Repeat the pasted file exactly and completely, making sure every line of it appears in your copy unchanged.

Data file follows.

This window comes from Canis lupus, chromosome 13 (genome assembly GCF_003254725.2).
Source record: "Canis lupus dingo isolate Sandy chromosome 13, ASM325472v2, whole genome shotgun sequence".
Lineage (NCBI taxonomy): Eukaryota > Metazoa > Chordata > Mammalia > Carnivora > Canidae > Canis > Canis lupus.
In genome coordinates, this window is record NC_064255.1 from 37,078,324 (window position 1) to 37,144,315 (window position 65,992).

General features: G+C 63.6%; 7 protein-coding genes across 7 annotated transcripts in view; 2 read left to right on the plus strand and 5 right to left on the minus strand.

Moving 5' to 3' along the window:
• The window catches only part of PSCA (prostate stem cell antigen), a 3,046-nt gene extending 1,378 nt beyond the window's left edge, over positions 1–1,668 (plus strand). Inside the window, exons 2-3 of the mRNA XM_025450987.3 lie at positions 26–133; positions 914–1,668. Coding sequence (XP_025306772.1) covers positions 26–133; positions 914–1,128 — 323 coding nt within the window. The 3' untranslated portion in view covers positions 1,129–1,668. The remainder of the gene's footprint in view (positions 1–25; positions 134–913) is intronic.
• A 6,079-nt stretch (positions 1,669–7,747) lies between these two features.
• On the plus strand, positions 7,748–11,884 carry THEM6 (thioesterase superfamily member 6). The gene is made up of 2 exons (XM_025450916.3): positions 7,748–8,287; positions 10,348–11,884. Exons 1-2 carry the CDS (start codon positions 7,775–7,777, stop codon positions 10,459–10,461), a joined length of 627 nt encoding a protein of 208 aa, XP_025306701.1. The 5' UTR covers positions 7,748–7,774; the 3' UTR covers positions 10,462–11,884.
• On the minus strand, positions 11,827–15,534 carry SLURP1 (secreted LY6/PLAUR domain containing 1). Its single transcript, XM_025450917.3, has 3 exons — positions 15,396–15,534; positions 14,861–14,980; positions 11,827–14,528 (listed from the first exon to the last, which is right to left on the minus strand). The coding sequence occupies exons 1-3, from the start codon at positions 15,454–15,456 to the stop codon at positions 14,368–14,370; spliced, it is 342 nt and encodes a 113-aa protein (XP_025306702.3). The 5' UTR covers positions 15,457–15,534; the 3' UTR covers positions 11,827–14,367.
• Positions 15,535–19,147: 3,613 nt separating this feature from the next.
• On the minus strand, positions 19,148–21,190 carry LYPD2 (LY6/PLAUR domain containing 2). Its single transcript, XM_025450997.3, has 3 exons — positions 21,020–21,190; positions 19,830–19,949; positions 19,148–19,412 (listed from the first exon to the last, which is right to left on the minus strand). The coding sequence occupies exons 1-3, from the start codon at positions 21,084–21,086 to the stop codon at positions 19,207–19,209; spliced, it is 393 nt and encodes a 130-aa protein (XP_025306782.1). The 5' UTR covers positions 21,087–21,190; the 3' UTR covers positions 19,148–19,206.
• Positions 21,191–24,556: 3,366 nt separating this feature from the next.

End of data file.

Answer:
This window comes from Canis lupus, chromosome 13 (genome assembly GCF_003254725.2).
Source record: "Canis lupus dingo isolate Sandy chromosome 13, ASM325472v2, whole genome shotgun sequence".
Lineage (NCBI taxonomy): Eukaryota > Metazoa > Chordata > Mammalia > Carnivora > Canidae > Canis > Canis lupus.
In genome coordinates, this window is record NC_064255.1 from 37,078,324 (window position 1) to 37,144,315 (window position 65,992).

General features: G+C 63.6%; 7 protein-coding genes across 7 annotated transcripts in view; 2 read left to right on the plus strand and 5 right to left on the minus strand.

Moving 5' to 3' along the window:
• The window catches only part of PSCA (prostate stem cell antigen), a 3,046-nt gene extending 1,378 nt beyond the window's left edge, over positions 1–1,668 (plus strand). Inside the window, exons 2-3 of the mRNA XM_025450987.3 lie at positions 26–133; positions 914–1,668. Coding sequence (XP_025306772.1) covers positions 26–133; positions 914–1,128 — 323 coding nt within the window. The 3' untranslated portion in view covers positions 1,129–1,668. The remainder of the gene's footprint in view (positions 1–25; positions 134–913) is intronic.
• A 6,079-nt stretch (positions 1,669–7,747) lies between these two features.
• On the plus strand, positions 7,748–11,884 carry THEM6 (thioesterase superfamily member 6). The gene is made up of 2 exons (XM_025450916.3): positions 7,748–8,287; positions 10,348–11,884. Exons 1-2 carry the CDS (start codon positions 7,775–7,777, stop codon positions 10,459–10,461), a joined length of 627 nt encoding a protein of 208 aa, XP_025306701.1. The 5' UTR covers positions 7,748–7,774; the 3' UTR covers positions 10,462–11,884.
• On the minus strand, positions 11,827–15,534 carry SLURP1 (secreted LY6/PLAUR domain containing 1). Its single transcript, XM_025450917.3, has 3 exons — positions 15,396–15,534; positions 14,861–14,980; positions 11,827–14,528 (listed from the first exon to the last, which is right to left on the minus strand). The coding sequence occupies exons 1-3, from the start codon at positions 15,454–15,456 to the stop codon at positions 14,368–14,370; spliced, it is 342 nt and encodes a 113-aa protein (XP_025306702.3). The 5' UTR covers positions 15,457–15,534; the 3' UTR covers positions 11,827–14,367.
• Positions 15,535–19,147: 3,613 nt separating this feature from the next.
• On the minus strand, positions 19,148–21,190 carry LYPD2 (LY6/PLAUR domain containing 2). Its single transcript, XM_025450997.3, has 3 exons — positions 21,020–21,190; positions 19,830–19,949; positions 19,148–19,412 (listed from the first exon to the last, which is right to left on the minus strand). The coding sequence occupies exons 1-3, from the start codon at positions 21,084–21,086 to the stop codon at positions 19,207–19,209; spliced, it is 393 nt and encodes a 130-aa protein (XP_025306782.1). The 5' UTR covers positions 21,087–21,190; the 3' UTR covers positions 19,148–19,206.
• Positions 21,191–24,556: 3,366 nt separating this feature from the next.